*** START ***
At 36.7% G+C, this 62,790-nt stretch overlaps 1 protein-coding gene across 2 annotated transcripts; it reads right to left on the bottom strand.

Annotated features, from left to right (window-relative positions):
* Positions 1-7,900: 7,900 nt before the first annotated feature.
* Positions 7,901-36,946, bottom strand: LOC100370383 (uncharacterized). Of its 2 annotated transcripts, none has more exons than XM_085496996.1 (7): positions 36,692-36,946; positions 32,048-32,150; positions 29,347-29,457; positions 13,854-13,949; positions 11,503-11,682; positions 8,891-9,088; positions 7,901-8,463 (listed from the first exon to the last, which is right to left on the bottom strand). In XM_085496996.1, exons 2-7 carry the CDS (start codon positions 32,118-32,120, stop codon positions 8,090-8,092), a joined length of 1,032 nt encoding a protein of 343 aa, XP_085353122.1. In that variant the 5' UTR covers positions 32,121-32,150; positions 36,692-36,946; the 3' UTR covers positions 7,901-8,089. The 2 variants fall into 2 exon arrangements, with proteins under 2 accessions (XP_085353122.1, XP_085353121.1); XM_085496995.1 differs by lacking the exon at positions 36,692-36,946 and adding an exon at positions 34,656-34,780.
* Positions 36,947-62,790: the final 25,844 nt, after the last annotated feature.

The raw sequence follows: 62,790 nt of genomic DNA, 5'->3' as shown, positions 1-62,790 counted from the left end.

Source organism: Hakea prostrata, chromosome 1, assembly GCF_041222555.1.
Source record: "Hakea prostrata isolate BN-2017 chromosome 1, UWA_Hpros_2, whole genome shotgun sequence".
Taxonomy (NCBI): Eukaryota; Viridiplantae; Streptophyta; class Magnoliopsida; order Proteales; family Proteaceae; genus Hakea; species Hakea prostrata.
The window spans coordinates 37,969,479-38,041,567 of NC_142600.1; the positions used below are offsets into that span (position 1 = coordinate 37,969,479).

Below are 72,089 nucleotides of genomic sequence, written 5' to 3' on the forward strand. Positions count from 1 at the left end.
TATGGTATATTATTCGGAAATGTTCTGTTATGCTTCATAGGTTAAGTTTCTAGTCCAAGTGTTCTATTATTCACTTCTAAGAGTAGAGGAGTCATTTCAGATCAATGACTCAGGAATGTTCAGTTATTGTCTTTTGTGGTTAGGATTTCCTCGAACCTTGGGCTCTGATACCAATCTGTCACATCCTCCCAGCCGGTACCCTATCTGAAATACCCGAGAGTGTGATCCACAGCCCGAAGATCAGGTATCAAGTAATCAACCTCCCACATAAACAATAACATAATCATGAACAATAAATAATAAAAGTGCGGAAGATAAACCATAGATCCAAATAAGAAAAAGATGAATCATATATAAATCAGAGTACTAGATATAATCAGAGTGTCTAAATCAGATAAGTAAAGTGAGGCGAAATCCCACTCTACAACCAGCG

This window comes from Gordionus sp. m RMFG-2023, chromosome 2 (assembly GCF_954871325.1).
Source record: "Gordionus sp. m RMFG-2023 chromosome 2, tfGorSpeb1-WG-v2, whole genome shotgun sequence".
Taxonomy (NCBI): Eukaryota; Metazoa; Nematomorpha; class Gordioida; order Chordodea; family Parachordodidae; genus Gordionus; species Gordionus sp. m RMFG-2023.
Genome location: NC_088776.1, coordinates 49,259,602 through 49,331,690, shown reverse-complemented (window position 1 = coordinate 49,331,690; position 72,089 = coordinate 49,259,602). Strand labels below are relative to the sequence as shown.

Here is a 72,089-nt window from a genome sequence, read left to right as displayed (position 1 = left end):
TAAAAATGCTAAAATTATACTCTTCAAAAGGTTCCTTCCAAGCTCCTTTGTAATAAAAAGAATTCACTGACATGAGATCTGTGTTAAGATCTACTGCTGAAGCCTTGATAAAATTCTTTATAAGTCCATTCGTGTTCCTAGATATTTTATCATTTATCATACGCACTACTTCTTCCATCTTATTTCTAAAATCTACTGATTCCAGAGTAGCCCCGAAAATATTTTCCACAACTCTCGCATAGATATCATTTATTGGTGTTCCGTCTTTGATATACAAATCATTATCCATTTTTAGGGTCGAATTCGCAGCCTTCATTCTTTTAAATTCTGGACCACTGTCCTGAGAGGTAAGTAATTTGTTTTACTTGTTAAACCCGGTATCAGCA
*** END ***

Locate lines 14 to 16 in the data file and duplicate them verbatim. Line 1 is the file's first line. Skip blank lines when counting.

Source record: "Gordionus sp. m RMFG-2023 chromosome 2, tfGorSpeb1-WG-v2, whole genome shotgun sequence".
Taxonomy (NCBI): Eukaryota; Metazoa; Nematomorpha; class Gordioida; order Chordodea; family Parachordodidae; genus Gordionus; species Gordionus sp. m RMFG-2023.
Genome location: NC_088776.1, coordinates 49,259,602 through 49,331,690, shown reverse-complemented (window position 1 = coordinate 49,331,690; position 72,089 = coordinate 49,259,602). Strand labels below are relative to the sequence as shown.